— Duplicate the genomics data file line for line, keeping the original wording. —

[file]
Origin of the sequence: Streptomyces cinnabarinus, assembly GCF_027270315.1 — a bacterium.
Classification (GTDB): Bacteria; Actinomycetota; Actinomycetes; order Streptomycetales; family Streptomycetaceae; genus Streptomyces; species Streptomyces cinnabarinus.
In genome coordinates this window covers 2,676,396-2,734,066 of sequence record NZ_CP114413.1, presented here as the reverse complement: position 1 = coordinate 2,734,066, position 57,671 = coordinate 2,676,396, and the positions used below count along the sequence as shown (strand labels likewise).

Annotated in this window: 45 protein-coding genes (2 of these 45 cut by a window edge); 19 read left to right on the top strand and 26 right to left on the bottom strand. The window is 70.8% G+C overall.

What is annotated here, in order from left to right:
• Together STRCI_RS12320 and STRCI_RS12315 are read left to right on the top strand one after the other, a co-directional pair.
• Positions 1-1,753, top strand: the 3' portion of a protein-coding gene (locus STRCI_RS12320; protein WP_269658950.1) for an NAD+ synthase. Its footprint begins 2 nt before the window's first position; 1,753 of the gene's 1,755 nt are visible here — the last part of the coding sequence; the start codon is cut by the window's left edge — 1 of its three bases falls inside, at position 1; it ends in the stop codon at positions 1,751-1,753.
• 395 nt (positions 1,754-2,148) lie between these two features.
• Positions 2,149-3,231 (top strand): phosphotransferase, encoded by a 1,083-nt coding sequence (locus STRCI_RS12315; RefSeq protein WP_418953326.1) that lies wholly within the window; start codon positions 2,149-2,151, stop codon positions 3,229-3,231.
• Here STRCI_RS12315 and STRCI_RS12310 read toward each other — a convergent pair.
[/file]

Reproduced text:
Origin of the sequence: Streptomyces cinnabarinus, assembly GCF_027270315.1 — a bacterium.
Classification (GTDB): Bacteria; Actinomycetota; Actinomycetes; order Streptomycetales; family Streptomycetaceae; genus Streptomyces; species Streptomyces cinnabarinus.
In genome coordinates this window covers 2,676,396-2,734,066 of sequence record NZ_CP114413.1, presented here as the reverse complement: position 1 = coordinate 2,734,066, position 57,671 = coordinate 2,676,396, and the positions used below count along the sequence as shown (strand labels likewise).

Annotated in this window: 45 protein-coding genes (2 of these 45 cut by a window edge); 19 read left to right on the top strand and 26 right to left on the bottom strand. The window is 70.8% G+C overall.

What is annotated here, in order from left to right:
• Together STRCI_RS12320 and STRCI_RS12315 are read left to right on the top strand one after the other, a co-directional pair.
• Positions 1-1,753, top strand: the 3' portion of a protein-coding gene (locus STRCI_RS12320; protein WP_269658950.1) for an NAD+ synthase. Its footprint begins 2 nt before the window's first position; 1,753 of the gene's 1,755 nt are visible here — the last part of the coding sequence; the start codon is cut by the window's left edge — 1 of its three bases falls inside, at position 1; it ends in the stop codon at positions 1,751-1,753.
• 395 nt (positions 1,754-2,148) lie between these two features.
• Positions 2,149-3,231 (top strand): phosphotransferase, encoded by a 1,083-nt coding sequence (locus STRCI_RS12315; RefSeq protein WP_418953326.1) that lies wholly within the window; start codon positions 2,149-2,151, stop codon positions 3,229-3,231.
• Here STRCI_RS12315 and STRCI_RS12310 read toward each other — a convergent pair.